Each page (blogpost, event, author profile, info page) is made from a standard markdown file that you can modify with any word processor or text editor. Every page has a YAML header containing the page metadata for machine reading (what should be the title, subtitle, thumbnail image, etc.) If you want to suggest changes, make corrections, or write new content, you can do it with many different software tools.

We use [RStudio](https://posit.co/download/rstudio-desktop/) from Posit, but you can use any editor.

Figure 13.3: We use RStudio from Posit, but you can use any editor.

We use RStudio from Posit, but you can use any editor. Technically you do not even need to be able to run hugo on your computer. However, without hugo you cannot visually check if your changes make sense.

If you run hugo on your computer, you can immediately check if your changes appear in the right place, form, and with the correct text. Then you can send these changes to our master folder, or repository with a pull request on GitHub. After approval, they will build on our server exactly the same way they were showing up on your computer if you tried it out with a locally running hugo server.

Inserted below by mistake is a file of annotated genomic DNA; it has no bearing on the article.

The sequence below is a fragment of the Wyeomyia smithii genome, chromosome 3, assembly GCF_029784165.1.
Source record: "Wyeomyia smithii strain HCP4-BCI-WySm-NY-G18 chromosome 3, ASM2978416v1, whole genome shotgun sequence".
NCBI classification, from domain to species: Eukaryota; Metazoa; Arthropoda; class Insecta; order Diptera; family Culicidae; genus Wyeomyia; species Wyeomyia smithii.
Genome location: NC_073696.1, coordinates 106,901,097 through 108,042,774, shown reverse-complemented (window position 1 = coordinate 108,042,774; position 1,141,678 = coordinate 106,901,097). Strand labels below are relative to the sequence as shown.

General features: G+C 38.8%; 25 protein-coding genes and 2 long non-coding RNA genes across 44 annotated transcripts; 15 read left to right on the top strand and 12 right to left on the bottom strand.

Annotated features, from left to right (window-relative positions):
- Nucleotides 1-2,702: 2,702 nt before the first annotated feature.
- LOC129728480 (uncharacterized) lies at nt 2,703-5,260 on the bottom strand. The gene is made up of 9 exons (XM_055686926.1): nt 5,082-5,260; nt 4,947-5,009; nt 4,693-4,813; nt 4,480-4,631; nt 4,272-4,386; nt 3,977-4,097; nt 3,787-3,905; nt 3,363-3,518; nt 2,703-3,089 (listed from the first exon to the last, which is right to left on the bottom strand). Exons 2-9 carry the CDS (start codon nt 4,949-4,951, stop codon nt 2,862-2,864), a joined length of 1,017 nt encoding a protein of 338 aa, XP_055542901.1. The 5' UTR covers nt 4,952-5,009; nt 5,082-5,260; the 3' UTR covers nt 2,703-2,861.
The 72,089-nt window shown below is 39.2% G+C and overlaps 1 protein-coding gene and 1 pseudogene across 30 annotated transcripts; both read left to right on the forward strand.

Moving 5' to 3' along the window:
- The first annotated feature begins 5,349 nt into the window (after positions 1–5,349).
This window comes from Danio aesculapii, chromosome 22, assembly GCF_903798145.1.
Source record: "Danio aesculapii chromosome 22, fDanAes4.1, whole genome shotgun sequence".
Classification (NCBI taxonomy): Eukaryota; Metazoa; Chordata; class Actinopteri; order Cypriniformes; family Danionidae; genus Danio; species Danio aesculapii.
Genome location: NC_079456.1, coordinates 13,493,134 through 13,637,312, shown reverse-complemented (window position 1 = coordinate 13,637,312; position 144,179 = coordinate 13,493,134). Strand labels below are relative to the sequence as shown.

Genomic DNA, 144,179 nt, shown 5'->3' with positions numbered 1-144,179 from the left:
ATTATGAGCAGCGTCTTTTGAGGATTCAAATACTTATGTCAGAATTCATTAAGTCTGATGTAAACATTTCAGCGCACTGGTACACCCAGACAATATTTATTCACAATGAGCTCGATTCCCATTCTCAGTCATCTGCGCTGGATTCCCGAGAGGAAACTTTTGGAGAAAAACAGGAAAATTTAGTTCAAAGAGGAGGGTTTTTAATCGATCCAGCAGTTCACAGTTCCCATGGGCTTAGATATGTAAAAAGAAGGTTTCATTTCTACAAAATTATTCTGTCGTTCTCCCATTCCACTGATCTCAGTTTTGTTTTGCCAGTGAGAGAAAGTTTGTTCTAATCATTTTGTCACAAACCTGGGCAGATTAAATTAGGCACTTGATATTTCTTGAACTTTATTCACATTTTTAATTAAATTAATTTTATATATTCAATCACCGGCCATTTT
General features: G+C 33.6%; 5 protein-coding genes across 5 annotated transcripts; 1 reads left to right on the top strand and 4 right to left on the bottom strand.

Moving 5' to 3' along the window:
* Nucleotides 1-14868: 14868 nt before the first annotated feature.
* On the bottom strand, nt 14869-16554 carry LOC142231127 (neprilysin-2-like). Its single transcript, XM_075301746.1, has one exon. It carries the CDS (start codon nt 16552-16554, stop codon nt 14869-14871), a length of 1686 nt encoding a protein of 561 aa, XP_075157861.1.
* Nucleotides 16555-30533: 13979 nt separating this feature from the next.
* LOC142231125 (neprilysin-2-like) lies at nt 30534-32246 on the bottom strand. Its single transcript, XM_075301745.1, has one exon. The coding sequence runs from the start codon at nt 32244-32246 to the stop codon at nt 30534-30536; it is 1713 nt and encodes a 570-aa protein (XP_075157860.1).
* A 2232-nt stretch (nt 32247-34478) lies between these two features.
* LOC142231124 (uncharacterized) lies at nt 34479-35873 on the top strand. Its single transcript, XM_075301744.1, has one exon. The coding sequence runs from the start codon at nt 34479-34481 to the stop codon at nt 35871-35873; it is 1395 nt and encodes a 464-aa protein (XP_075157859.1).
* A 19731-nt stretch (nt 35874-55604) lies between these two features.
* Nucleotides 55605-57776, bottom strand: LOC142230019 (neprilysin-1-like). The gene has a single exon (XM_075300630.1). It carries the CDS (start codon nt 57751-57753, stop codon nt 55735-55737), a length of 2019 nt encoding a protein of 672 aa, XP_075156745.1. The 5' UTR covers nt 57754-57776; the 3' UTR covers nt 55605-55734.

You can install [hugo](https://gohugo.io/installation/) on any major computer operating system.

Figure 13.4: You can install hugo on any major computer operating system.

However, if you use RStudio, we recommend that you install it with blogdown::install_hugo()

Behind the scenes, from simple PNG-WEBP-JPEG files, and simple, tidy text, hugo (with the help of open source go language scripts) writes HTML, CSS, and Javascript coding to weave your text and illustration into a website that is well connected to other web resources. While you could technically check every step under the hoods, you can also leave it as a black box and just think about it as an automated system that creates a website.

All aspects of our website are open source. You can re-use the engine, and the template, and you can reuse all the contents following the appropriate Creative Commons Licenses.

You can have an entire copy of our website templates, automation code, and the contents itself in your GitHub account, or in a downloaded (pulled) version on your computer. You cannot claim that you wrote it, and you must keep attributions to wowchemy (for the template), Reprex (for this actual setup), and each picture or text to its author. You should be particularly careful reusing the contributor partner logos, and you cannot make the impression that you represent them (unless, of course, if you do!).

13.3 Downloadable files

Static downloadable files in our website repository.

Figure 13.5: Static downloadable files in our website repository.

  • We prefer PDF, pptx, docs, epub, xlsx files that were created by our own open source code because we know for certain what went into them (reproducibility and reviewability) and we can write so-called unit tests to search for frequent or typical mistakes.

  • When we generate the PDF, pptx, docs, epub, xlsx or other files, we caensureat they contain the correct metadata for optimal findability, interoperability, and reusability.

  • You can find/modify/place all downloadable files in the static subfolder of the webiste source repository.